I was born in a small ranch in Mexico, and raised in Oregon .My first year and a half I grew up with only my mother and grandmother, my father in the US trying to raise enough money to send to my mom and me . I came to the United States with my mom at the time in only understood Spanish. The Spanish language stayed with me up until I was 3 , I was the only child but my older cousins taught me a new foreign language. From the moment I learned to speak English to almost 14 years later, being a year away fro graduation its been a big struggle. Fighting against the "I cant's" and "failure" it's been a bumpy ride. Something that has really shaped my life is, as I grew up I didn't quite understand the meaning of immigrant, my 7 year old mind didn't
My story would have never begun if my parents had not made a huge decision in my life, almost 15 years ago. When they decided to move our family across the border, my future would be become unknown. The fate I had been destined to have was completely altered, now, I had the opportunity to change my life for the better, to strive for something bigger. My parents pushed me to be the best I could be, and to work as hard as possible to get what I wanted. As the daughter of two Mexican immigrants I grew up in a very cultural household, and being surrounded by Spanish at all times. The only negative being I had to learn English on my own, and which led to me having some difficulty when I first started school. Yet, growing up in a Spanish speaking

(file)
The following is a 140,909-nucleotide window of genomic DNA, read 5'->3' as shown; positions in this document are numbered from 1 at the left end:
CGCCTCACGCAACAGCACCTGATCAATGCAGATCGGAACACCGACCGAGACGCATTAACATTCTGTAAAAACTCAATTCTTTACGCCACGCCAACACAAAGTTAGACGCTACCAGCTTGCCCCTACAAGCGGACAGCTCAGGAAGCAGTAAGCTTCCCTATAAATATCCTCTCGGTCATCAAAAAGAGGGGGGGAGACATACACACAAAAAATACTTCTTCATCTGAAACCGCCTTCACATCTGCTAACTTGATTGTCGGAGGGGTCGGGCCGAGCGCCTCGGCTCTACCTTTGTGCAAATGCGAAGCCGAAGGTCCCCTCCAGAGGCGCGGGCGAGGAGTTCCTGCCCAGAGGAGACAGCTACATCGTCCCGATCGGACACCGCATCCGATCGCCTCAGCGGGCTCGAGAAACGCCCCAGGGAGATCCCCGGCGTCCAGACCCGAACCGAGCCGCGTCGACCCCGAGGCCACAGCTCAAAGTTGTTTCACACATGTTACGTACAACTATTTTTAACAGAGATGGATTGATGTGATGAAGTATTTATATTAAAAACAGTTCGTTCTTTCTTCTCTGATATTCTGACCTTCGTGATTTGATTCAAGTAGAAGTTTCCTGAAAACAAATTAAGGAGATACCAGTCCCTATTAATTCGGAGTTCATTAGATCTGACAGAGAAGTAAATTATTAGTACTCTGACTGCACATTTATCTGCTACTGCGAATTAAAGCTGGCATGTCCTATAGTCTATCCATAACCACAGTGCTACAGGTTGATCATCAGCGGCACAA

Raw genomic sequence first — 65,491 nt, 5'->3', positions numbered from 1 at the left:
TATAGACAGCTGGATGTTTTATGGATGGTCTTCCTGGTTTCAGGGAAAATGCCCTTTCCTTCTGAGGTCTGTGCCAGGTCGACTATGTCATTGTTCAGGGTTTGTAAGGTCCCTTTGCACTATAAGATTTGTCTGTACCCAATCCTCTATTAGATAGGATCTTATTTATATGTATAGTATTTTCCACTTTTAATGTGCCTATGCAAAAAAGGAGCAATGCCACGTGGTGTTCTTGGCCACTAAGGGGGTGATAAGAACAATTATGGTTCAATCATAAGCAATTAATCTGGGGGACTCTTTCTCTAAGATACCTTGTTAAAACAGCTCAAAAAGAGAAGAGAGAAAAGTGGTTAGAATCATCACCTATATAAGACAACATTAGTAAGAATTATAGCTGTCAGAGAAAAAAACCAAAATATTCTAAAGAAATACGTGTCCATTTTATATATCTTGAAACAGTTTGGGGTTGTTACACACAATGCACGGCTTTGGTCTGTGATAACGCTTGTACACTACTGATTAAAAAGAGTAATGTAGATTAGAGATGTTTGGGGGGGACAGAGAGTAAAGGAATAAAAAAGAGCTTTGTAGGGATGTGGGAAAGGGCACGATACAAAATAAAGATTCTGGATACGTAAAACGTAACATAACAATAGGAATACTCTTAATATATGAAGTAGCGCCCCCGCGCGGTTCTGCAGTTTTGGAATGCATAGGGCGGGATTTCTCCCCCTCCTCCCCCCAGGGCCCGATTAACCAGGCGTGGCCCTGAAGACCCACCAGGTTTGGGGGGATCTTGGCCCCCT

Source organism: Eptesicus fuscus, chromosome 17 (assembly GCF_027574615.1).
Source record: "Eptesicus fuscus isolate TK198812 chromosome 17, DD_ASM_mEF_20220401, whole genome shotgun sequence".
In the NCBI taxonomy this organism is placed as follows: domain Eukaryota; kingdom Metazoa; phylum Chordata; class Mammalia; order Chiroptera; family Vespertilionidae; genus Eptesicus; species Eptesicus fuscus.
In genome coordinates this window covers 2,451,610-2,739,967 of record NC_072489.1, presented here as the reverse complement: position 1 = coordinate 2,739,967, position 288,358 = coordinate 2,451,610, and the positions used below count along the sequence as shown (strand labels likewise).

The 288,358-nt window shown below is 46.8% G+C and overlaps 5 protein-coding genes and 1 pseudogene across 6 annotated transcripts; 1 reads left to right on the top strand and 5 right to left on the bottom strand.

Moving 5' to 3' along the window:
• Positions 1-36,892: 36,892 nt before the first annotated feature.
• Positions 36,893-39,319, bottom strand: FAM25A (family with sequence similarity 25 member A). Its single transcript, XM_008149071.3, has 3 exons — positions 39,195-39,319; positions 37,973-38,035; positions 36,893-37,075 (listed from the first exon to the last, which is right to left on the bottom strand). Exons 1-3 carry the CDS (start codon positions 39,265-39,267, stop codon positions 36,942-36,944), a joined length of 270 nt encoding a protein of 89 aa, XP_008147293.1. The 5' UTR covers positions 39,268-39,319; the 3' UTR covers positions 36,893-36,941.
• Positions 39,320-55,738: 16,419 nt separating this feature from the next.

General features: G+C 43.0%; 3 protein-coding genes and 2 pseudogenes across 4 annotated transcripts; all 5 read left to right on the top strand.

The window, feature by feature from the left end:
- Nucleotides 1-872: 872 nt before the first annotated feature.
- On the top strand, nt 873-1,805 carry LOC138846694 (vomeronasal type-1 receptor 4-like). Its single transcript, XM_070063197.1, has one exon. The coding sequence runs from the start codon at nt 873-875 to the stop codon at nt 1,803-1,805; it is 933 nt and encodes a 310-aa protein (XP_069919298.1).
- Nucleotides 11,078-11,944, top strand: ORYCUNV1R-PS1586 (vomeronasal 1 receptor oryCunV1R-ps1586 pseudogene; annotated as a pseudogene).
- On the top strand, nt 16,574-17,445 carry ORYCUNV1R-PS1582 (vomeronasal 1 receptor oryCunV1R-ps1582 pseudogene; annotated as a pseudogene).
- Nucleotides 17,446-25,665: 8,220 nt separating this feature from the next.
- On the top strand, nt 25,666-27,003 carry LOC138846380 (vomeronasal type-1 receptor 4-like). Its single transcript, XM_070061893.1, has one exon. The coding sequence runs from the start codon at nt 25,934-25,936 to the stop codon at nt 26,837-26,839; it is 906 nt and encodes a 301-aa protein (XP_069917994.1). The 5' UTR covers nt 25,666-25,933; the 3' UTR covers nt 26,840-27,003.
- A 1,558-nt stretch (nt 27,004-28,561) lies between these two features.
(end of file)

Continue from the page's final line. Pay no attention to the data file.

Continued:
Growing up with an autistic sibling and being a first generation Mexican-American student have shaped the individual I have become. My parents worked long shifts in